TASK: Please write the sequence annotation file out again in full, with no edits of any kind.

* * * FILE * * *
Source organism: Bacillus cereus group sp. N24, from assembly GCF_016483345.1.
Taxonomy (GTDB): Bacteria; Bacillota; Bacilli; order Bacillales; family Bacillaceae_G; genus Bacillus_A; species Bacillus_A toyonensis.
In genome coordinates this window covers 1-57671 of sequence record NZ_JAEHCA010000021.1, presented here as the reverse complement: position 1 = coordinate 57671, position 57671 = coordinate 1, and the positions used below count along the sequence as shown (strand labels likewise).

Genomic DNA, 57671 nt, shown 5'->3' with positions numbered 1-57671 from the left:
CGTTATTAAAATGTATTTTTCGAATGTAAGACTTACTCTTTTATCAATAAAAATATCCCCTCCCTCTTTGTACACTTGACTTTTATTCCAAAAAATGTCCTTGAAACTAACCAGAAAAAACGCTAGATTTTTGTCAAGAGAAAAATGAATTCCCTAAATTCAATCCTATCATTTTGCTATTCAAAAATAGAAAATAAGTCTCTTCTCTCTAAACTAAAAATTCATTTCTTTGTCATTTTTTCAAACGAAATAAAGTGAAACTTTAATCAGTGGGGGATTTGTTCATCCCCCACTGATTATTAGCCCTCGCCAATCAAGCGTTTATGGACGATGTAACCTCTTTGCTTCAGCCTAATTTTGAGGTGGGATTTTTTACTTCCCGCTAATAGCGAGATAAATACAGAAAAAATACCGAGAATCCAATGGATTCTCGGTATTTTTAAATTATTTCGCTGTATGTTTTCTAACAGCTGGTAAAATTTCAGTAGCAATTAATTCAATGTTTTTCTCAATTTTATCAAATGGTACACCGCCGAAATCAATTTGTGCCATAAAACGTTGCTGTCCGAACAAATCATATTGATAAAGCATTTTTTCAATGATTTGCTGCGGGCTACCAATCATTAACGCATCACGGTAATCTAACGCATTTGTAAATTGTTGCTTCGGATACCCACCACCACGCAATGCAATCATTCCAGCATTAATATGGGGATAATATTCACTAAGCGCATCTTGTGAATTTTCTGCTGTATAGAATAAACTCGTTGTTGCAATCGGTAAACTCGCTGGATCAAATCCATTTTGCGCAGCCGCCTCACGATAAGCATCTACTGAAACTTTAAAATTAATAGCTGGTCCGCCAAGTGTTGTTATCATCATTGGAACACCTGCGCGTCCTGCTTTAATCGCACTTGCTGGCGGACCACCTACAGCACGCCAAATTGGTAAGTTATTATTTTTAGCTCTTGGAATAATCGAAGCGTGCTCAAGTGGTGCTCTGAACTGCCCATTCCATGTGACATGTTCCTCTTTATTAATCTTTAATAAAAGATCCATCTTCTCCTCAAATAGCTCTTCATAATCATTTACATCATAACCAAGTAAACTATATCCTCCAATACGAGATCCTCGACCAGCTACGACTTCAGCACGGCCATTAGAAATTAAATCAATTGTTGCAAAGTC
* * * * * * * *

Source organism: Bacillus cereus group sp. N24, from assembly GCF_016483345.1.
Taxonomy (GTDB): Bacteria; Bacillota; Bacilli; order Bacillales; family Bacillaceae_G; genus Bacillus_A; species Bacillus_A toyonensis.
In genome coordinates this window covers 1-57671 of sequence record NZ_JAEHCA010000021.1, presented here as the reverse complement: position 1 = coordinate 57671, position 57671 = coordinate 1, and the positions used below count along the sequence as shown (strand labels likewise).

Genomic DNA, 57671 nt, shown 5'->3' with positions numbered 1-57671 from the left:
CGTTATTAAAATGTATTTTTCGAATGTAAGACTTACTCTTTTATCAATAAAAATATCCCCTCCCTCTTTGTACACTTGACTTTTATTCCAAAAAATGTCCTTGAAACTAACCAGAAAAAACGCTAGATTTTTGTCAAGAGAAAAATGAATTCCCTAAATTCAATCCTATCATTTTGCTATTCAAAAATAGAAAATAAGTCTCTTCTCTCTAAACTAAAAATTCATTTCTTTGTCATTTTTTCAAACGAAATAAAGTGAAACTTTAATCAGTGGGGGATTTGTTCATCCCCCACTGATTATTAGCCCTCGCCAATCAAGCGTTTATGGACGATGTAACCTCTTTGCTTCAGCCTAATTTTGAGGTGGGATTTTTTACTTCCCGCTAATAGCGAGATAAATACAGAAAAAATACCGAGAATCCAATGGATTCTCGGTATTTTTAAATTATTTCGCTGTATGTTTTCTAACAGCTGGTAAAATTTCAGTAGCAATTAATTCAATGTTTTTCTCAATTTTATCAAATGGTACACCGCCGAAATCAATTTGTGCCATAAAACGTTGCTGTCCGAACAAATCATATTGATAAAGCATTTTTTCAATGATTTGCTGCGGGCTACCAATCATTAACGCATCACGGTAATCTAACGCATTTGTAAATTGTTGCTTCGGATACCCACCACCACGCAATGCAATCATTCCAGCATTAATATGGGGATAATATTCACTAAGCGCATCTTGTGAATTTTCTGCTGTATAGAATAAACTCGTTGTTGCAATCGGTAAACTCGCTGGATCAAATCCATTTTGCGCAGCCGCCTCACGATAAGCATCTACTGAAACTTTAAAATTAATAGCTGGTCCGCCAAGTGTTGTTATCATCATTGGAACACCTGCGCGTCCTGCTTTAATCGCACTTGCTGGCGGACCACCTACAGCACGCCAAATTGGTAAGTTATTATTTTTAGCTCTTGGAATAATCGAAGCGTGCTCAAGTGGTGCTCTGAACTGCCCATTCCATGTGACATGTTCCTCTTTATTAATCTTTAATAAAAGATCCATCTTCTCCTCAAATAGCTCTTCATAATCATTTACATCATAACCAAGTAAACTATATCCTCCAATACGAGATCCTCGACCAGCTACGACTTCAGCACGGCCATTAGAAATTAAATCAATTGTTGCAAAGTC